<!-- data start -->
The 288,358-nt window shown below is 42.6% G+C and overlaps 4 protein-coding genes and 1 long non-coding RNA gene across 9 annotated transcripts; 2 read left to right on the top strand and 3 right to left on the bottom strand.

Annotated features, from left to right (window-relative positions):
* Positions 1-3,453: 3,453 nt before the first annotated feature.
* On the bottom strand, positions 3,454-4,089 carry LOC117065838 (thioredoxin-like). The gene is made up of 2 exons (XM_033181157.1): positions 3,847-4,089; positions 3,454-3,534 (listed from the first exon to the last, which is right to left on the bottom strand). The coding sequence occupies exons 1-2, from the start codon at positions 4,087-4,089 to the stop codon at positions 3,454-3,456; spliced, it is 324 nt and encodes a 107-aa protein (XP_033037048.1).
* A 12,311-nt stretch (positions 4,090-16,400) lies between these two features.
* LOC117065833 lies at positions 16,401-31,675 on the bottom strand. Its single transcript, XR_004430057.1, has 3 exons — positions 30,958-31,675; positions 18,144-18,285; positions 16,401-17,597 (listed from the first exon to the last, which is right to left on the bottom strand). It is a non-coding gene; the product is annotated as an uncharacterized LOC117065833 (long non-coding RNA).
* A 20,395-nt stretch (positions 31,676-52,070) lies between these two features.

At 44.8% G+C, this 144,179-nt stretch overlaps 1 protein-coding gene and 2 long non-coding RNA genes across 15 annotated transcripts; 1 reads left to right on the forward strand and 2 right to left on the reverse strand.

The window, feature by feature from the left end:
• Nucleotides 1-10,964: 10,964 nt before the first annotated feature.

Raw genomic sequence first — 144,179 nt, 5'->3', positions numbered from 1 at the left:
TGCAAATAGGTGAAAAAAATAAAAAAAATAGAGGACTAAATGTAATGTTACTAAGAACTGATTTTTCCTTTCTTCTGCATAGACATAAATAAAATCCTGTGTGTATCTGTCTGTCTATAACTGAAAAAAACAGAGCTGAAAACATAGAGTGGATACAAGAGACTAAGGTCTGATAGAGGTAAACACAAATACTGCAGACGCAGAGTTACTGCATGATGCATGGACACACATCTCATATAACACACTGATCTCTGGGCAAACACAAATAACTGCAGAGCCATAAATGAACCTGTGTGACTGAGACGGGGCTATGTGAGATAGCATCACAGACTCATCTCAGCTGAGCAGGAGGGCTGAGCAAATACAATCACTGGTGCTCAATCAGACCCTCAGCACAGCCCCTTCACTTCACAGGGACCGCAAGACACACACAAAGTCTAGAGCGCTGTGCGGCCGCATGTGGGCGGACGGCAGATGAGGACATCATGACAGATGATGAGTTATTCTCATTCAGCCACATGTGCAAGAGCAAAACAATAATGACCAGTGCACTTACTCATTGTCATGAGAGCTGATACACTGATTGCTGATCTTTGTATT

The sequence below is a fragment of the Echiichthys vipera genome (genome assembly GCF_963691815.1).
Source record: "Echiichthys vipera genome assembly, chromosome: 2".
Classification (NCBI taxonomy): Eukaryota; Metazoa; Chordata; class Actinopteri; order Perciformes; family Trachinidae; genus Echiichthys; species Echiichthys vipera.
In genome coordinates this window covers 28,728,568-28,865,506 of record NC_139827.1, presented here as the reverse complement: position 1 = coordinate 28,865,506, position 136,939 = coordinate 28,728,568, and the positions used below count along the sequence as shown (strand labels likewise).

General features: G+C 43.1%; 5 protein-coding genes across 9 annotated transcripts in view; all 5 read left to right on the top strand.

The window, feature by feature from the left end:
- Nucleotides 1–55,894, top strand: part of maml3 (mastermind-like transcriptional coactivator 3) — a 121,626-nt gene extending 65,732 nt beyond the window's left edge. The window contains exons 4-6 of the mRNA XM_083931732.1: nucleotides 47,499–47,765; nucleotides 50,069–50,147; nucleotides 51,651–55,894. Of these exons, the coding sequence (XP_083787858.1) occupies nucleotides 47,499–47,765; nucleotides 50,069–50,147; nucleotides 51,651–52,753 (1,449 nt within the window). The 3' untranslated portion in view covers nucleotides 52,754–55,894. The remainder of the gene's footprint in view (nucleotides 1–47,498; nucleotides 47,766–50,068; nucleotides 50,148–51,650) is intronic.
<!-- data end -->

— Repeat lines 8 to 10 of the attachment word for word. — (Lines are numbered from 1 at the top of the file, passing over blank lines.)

At 44.8% G+C, this 144,179-nt stretch overlaps 1 protein-coding gene and 2 long non-coding RNA genes across 15 annotated transcripts; 1 reads left to right on the forward strand and 2 right to left on the reverse strand.

The window, feature by feature from the left end:
• Nucleotides 1-10,964: 10,964 nt before the first annotated feature.